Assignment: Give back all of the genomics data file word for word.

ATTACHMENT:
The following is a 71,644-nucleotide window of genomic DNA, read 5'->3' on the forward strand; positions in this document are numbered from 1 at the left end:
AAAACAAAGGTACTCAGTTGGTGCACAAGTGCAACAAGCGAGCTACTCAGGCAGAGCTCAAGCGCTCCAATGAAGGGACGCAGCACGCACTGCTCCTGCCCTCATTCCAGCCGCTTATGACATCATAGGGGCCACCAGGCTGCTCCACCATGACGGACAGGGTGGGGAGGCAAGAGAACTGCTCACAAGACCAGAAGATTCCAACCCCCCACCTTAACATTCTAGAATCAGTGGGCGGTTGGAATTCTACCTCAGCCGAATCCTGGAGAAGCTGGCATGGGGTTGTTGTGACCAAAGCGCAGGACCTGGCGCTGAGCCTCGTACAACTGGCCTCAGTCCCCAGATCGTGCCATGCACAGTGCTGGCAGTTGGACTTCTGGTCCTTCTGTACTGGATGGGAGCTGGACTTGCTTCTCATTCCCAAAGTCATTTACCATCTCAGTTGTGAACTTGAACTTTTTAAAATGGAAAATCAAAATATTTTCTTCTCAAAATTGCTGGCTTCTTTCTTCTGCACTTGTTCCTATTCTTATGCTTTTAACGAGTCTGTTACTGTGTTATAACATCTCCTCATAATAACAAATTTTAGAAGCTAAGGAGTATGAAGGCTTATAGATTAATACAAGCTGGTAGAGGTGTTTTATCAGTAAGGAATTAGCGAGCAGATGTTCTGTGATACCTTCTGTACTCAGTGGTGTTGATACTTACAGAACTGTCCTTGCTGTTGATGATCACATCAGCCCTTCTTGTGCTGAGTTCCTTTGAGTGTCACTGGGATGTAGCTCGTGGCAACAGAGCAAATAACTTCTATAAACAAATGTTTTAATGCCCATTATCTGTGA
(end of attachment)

The following is a 71,644-nucleotide window of genomic DNA, read 5'->3' on the forward strand; positions in this document are numbered from 1 at the left end:
AAAACAAAGGTACTCAGTTGGTGCACAAGTGCAACAAGCGAGCTACTCAGGCAGAGCTCAAGCGCTCCAATGAAGGGACGCAGCACGCACTGCTCCTGCCCTCATTCCAGCCGCTTATGACATCATAGGGGCCACCAGGCTGCTCCACCATGACGGACAGGGTGGGGAGGCAAGAGAACTGCTCACAAGACCAGAAGATTCCAACCCCCCACCTTAACATTCTAGAATCAGTGGGCGGTTGGAATTCTACCTCAGCCGAATCCTGGAGAAGCTGGCATGGGGTTGTTGTGACCAAAGCGCAGGACCTGGCGCTGAGCCTCGTACAACTGGCCTCAGTCCCCAGATCGTGCCATGCACAGTGCTGGCAGTTGGACTTCTGGTCCTTCTGTACTGGATGGGAGCTGGACTTGCTTCTCATTCCCAAAGTCATTTACCATCTCAGTTGTGAACTTGAACTTTTTAAAATGGAAAATCAAAATATTTTCTTCTCAAAATTGCTGGCTTCTTTCTTCTGCACTTGTTCCTATTCTTATGCTTTTAACGAGTCTGTTACTGTGTTATAACATCTCCTCATAATAACAAATTTTAGAAGCTAAGGAGTATGAAGGCTTATAGATTAATACAAGCTGGTAGAGGTGTTTTATCAGTAAGGAATTAGCGAGCAGATGTTCTGTGATACCTTCTGTACTCAGTGGTGTTGATACTTACAGAACTGTCCTTGCTGTTGATGATCACATCAGCCCTTCTTGTGCTGAGTTCCTTTGAGTGTCACTGGGATGTAGCTCGTGGCAACAGAGCAAATAACTTCTATAAACAAATGTTTTAATGCCCATTATCTGTGA